The quest for rotational leadership has been a burning issue in Nigeria right from the inception of the 4th Republic when the country returned to democracy in 1999.

Nigeria is made up of six geo-political zones, namely, South South, South West, South East, North West, North East, and North Central. Also, each of the 36 states in Nigeria has three senatorial zones.

Since 1999, the presidency of the country has been rotated between the North and the South, with three geo-political zones of South West, North West and South South having the opportunity to produce the president.

There is now a renewed agitation for the remaining three geo-political zones to produce a president of Nigeria, with a bill seeking an amendment to the constitution that will ban the North West, South West and South South from producing president come 2027.

The North-West, South-West and South-South geo-political zones of the country may not field a presidential candidate in the 2027 general election if ongoing moves to alter relevant provisions of the 1999 Constitution (as amended) scale through.

Recently, the Punch reported that a bill “for an Act to alter the provisions of the Constitution of the Federal Republic of Nigeria (as amended) to make provisions for rotation of power among the geo-political zones, senatorial zones and federal constituencies in presidential, governorship and senatorial elections in Nigeria” was before the House of Representatives Committee on Constitution Review.

If passed into law, the bill being sponsored by the member representing Apa/Agatu Federal Constituency of Benue State in the House of Reps, Ojema Ojetu, will bar zones that have produced the President of Nigeria since the return to democratic governance in 1999 from fielding candidates in 2027.

The bill seeks to alter Section 133 of the constitution by inserting sub-sections 2, 3 and 4 to the nation’s extant laws.

The bill indicates that sub-section 2 should read thus, “The Office of the President of Nigeria shall revolve round the six geo-political zones, with each state holding the office for a maximum of two terms of four years each, to give every section and state in Nigeria a sense of inclusion, participation and representation in Nigeria’s democracy.”

Sub-section 3 of the bill provides that “Any zone in Nigeria which has produced a President of the Federal Republic shall not be eligible to produce another President until the other zones take their turns”, while (4) says, “The effective date for consideration in the rotation of power shall be 29th of May, 1999 when the Constitution of the Federal Republic of Nigeria (as amended) became effective.”

The bill, according to Ojetu, who is a member of the Peoples Democratic Party (PDP), also seeks alteration to the 1999 Constitution with the insertion of sub-sections 6 and 7.

In (6), the proposed law provides that “The office of the governor of a state in Nigeria shall revolve round all the three senatorial zones in the state, to give every indigene of the state a sense of inclusion, participation and representation in the development of the state; while (7) states that “Every senatorial zone in a state which has produced governor of that state in a democratically conducted election shall not be eligible to produce a governor, unless and until other senatorial zones produce governors of the state.”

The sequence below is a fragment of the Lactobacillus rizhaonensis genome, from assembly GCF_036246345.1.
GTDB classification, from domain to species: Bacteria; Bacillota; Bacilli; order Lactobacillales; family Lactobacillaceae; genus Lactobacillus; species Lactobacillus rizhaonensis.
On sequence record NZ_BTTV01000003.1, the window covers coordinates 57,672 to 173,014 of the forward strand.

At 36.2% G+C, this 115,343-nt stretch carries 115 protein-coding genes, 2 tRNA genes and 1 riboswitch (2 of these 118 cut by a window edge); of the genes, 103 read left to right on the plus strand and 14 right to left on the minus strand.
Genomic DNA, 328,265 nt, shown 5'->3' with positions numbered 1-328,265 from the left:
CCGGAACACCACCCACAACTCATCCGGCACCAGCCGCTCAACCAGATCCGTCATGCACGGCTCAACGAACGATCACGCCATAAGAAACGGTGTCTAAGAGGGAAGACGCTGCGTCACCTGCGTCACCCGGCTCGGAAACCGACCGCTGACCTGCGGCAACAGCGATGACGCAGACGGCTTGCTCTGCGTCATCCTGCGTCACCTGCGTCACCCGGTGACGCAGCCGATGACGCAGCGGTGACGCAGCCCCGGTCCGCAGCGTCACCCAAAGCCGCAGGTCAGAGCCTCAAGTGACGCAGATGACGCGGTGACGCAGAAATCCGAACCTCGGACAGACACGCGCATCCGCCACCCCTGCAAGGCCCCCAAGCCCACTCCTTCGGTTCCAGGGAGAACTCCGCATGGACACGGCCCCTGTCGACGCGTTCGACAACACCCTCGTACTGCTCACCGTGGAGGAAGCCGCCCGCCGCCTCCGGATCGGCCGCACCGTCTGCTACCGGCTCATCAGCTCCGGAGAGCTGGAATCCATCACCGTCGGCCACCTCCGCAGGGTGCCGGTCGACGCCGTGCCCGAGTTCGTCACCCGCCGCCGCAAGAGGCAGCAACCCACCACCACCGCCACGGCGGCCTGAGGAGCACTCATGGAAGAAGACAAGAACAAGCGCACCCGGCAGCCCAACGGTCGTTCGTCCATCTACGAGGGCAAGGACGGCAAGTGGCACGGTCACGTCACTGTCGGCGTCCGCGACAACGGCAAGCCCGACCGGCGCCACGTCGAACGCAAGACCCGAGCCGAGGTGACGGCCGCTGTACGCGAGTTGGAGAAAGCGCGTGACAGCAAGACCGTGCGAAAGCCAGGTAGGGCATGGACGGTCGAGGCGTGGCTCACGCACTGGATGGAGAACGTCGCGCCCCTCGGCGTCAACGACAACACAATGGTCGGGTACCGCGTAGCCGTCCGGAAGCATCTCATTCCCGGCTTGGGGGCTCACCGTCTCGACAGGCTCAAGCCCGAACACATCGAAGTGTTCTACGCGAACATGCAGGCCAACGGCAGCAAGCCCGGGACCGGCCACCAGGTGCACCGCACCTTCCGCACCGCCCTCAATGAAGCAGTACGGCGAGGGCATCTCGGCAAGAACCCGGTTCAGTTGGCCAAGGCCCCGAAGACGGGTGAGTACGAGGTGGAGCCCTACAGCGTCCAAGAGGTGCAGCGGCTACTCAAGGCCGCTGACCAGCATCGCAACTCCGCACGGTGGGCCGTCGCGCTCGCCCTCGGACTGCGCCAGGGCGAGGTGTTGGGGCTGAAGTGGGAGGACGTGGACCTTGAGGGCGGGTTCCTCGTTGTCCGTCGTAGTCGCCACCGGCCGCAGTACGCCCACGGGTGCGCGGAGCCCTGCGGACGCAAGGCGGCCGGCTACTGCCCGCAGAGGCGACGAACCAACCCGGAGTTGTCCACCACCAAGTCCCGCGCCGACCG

That is not all as Ojetu’s proposed legislation also seeks an alteration of Section 48 of the Constitution with the introduction of sub-sections 1 (a) and (b).

1(a) provides that “Senatorial election shall rotate round all the federal constituencies in the Senatorial zone to give a sense of inclusion, participation and representation in the constituencies to engineer social progress and development”, and (b) says that “Every federal constituency in a Senatorial district which has produced a Senator shall not be eligible to produce a Senator, unless and until all other Federal Constituencies produce a Senator.”

The North Central has only produced military Heads of State but never an elected president since the attainment of political independence in 1960.

Following the return to democracy, Nigerians elected Olusegun Obasanjo from Ogun State, South-West Nigeria, in 1999, even as he went on to win re-election in 2003 and stayed on till May 29, 2007.

Obasanjo was succeeded by the late Umaru Yar’Adua from Katsina State, North West Nigeria in 2007.

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Yar’Adua died in office in 2010 and was succeeded by the then Vice President, Goodluck Jonathan, from South-South, who upon the expiration of that tenure, secured the ticket of the PDP and won the 2011 presidential election.

Jonathan lost his second-tenure bid for the presidential seat to Muhammadu Buhari, who hails from Katsina State, North West, in 2015 and led the country till 2023, before he handed the baton to the incumbent President, Bola Tinubu, from Lagos State, South-West.

History of coalition in Nigeria

Coalition is the coming together of groups or union of organizations usually formed for a particular advantage.